KING: Nic Robertson live for us near the bin Laden compound in Pakistan, Nic thanks so much. We'll keep in touch.

Still ahead here much more on tonight's breaking news about newly discovered al Qaeda plots, including a conversation with the country's first homeland security chief. What would he do now?

And next, President Obama visits this hallowed ground, ground zero, and we get an exclusive tour, including a look at all that's left of one of the fallen World Trade Center towers.


UNIDENTIFIED MALE: You can see the original wall of the south tower.

KING: So you consider this ground zero?

UNIDENTIFIED MALE: Those towers came down and those 3,000 people died, this is their resting place.



KING: An American flag flying there, you're seeing a picture. That is the new One World Trade Center, the building under construction. They are up above 60 stories now, ultimately 105 stories, the tallest building in the United States when the new One World Trade Center is completed by the end of 2013. A remarkable sight on a beautiful day here in New York City at hallowed ground, ground zero.

And President Obama was here today to mark the death of Osama bin Laden with those who were most hurt by his cold-blooded terror. There was a solemn wreath-laying ceremony here. You see it right there, at the sight where the Twin Towers collapsed on 9/11. Then a private meeting with some families who lost husbands, wives, sons and daughters that fateful day.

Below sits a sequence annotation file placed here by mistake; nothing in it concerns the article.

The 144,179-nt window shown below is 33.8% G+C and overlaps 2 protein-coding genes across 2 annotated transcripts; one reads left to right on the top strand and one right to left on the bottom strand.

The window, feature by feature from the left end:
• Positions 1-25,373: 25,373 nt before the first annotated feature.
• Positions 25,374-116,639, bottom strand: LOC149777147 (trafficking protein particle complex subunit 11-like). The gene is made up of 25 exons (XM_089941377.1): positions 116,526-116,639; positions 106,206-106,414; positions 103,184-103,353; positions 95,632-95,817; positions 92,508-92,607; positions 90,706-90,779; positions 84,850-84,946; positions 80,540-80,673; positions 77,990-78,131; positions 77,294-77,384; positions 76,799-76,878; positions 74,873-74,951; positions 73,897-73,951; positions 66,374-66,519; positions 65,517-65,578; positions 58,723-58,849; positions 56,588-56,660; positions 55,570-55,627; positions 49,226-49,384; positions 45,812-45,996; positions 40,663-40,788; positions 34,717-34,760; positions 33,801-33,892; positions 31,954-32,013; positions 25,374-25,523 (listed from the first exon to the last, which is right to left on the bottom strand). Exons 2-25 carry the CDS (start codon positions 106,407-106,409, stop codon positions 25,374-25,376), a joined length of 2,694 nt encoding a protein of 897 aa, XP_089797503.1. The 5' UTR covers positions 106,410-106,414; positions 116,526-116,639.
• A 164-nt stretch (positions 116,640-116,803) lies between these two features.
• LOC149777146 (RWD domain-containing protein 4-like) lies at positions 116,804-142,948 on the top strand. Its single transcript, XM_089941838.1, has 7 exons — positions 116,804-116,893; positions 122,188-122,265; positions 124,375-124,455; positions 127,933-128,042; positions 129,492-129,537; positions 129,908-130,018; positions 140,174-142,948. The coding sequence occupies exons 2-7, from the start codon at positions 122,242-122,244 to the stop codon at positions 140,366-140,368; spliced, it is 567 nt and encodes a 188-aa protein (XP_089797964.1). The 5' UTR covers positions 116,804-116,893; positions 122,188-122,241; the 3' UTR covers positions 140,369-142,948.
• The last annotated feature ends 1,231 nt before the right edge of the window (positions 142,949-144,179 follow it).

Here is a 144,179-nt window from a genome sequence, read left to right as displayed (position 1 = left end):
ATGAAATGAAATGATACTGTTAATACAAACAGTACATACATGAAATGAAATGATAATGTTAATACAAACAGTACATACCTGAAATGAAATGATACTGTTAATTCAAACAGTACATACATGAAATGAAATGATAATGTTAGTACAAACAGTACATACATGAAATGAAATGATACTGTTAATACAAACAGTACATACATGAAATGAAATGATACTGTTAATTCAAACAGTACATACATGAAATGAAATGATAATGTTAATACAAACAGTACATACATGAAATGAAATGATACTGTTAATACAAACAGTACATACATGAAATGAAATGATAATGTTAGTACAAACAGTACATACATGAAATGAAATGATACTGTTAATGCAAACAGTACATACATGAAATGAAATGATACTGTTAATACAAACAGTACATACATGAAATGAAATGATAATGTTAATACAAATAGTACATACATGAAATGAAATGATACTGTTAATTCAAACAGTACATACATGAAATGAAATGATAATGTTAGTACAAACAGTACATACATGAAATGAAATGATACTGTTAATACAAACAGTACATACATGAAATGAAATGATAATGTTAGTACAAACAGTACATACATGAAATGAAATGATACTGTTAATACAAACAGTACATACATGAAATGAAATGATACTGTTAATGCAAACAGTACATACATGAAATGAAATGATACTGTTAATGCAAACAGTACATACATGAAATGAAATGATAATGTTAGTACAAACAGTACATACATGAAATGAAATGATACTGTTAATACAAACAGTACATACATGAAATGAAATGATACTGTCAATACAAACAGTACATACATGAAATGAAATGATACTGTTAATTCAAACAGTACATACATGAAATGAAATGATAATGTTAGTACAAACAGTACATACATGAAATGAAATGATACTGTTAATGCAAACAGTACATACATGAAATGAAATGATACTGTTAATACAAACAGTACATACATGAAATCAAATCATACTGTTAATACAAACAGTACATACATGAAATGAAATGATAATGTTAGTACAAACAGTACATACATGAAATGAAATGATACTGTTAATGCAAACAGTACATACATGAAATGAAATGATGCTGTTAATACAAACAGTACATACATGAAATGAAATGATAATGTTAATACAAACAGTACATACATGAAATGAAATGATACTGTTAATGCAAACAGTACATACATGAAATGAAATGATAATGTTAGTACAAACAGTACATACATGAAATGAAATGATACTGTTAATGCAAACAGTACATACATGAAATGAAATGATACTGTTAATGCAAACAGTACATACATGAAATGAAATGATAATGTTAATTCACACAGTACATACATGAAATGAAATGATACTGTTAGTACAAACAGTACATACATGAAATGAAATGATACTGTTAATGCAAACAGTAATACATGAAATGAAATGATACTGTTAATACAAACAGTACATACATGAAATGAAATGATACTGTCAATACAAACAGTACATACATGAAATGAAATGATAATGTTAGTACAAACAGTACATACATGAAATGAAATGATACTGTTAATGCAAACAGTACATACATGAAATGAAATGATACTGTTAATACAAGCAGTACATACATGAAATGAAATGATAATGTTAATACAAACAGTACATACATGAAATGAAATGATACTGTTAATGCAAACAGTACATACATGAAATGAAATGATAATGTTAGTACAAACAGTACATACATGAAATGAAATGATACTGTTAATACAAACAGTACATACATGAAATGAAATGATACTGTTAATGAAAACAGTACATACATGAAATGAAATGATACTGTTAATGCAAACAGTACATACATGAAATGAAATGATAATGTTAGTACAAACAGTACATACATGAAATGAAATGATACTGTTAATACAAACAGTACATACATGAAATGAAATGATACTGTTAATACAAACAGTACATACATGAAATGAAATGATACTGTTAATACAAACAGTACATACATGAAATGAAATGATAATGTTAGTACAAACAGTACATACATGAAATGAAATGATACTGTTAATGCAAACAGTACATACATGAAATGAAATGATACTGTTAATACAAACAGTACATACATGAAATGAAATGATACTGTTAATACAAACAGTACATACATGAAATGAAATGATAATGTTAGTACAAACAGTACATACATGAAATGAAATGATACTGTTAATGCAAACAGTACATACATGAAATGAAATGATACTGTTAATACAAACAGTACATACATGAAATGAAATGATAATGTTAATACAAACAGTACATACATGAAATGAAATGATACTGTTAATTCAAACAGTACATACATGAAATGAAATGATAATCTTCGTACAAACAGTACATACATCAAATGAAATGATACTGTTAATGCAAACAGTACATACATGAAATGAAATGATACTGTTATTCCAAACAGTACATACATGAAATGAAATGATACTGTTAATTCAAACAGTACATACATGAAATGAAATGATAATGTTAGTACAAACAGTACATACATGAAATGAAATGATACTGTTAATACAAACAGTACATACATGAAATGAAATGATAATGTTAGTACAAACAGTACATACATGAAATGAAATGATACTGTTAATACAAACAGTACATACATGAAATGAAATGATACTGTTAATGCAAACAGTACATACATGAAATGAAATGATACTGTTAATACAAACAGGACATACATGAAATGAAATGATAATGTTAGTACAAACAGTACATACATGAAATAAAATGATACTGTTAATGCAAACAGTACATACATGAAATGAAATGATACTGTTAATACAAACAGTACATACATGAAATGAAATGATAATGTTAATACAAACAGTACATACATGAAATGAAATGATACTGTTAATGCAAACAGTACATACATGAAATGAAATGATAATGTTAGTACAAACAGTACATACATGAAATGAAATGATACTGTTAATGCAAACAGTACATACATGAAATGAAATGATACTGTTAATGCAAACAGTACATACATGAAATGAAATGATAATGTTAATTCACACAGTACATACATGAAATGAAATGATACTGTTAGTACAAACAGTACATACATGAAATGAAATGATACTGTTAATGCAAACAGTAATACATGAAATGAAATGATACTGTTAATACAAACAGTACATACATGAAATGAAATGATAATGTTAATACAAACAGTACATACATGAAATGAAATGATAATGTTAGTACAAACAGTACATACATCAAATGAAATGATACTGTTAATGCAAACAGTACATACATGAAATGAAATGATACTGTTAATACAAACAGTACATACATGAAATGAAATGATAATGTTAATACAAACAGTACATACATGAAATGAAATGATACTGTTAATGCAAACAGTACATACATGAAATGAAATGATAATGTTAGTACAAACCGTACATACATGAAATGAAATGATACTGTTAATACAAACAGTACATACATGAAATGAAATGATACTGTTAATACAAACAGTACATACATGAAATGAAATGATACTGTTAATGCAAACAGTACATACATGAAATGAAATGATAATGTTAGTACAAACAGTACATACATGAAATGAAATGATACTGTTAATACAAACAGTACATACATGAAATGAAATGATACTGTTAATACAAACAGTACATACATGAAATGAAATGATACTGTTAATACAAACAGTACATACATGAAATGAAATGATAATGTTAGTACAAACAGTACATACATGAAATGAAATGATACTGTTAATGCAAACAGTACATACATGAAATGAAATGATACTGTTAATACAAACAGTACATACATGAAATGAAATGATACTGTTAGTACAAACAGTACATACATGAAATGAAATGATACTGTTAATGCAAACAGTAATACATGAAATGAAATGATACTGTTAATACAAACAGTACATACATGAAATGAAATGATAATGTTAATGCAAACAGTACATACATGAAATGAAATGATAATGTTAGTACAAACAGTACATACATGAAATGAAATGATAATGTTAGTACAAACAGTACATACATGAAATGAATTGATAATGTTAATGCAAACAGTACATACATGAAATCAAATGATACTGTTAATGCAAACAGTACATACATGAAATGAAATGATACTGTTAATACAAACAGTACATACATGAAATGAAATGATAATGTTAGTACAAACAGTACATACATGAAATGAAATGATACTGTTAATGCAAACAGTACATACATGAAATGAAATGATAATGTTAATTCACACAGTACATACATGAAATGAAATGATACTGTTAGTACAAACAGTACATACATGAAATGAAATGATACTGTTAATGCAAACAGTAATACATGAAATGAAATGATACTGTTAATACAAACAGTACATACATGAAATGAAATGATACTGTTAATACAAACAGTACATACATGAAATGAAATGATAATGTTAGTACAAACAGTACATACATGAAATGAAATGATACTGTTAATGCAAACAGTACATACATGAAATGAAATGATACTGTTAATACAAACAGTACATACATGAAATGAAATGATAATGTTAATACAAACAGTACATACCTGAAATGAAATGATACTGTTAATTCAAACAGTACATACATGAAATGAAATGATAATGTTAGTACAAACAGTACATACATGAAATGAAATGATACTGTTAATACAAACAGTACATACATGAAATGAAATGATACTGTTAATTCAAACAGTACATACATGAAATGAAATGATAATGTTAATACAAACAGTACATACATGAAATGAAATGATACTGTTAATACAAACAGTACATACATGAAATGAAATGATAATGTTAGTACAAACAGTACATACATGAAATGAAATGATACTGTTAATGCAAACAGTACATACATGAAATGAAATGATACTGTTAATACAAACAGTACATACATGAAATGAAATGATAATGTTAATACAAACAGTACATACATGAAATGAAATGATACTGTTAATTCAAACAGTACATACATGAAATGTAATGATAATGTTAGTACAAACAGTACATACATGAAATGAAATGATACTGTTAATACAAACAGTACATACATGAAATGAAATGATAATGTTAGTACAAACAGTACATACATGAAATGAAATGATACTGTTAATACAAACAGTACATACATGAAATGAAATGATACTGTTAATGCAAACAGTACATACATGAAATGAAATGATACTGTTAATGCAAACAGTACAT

The mood was a bit more celebratory, just a bit when the president paid tribute to this city's police and firefighters at a firehouse that lost 15 men on 9/11. The president said finally, bringing bin Laden to justice proved an important point.


BARACK OBAMA (D-IL), PRESIDENT OF THE UNITED STATES: What happened on Sunday, because of the courage of our military and the outstanding work of our intelligence sent a message around the world, but also sent a message here back home that when we say we will never forget we mean what we say.


KING: The messages and images of national unity were reminiscent of the early days and weeks that followed the horrible terrorist attack here and at the Pentagon nearly 10 years ago. New York's Republican former Mayor Rudy Giuliani, for example, was at the president's side for much of this day. And New Jersey Governor Chris Christie was among the Republicans on hand for the ceremony here at the site of the World Trade Center.

After the president left, I was honored, deeply honored to receive an exclusive tour of this remarkable place and a few images stood out. In the 9/11 museum now under construction here, look at the survivor stairs. Hundreds -- these are the actual stairs -- hundreds escaped the north tower on 9/11, running down those steps, which will now be a key exhibit in this new museum. And check out this breathtaking look at Lady Liberty 55 stories up in what eventually will be the 105-story new One World Trade Center.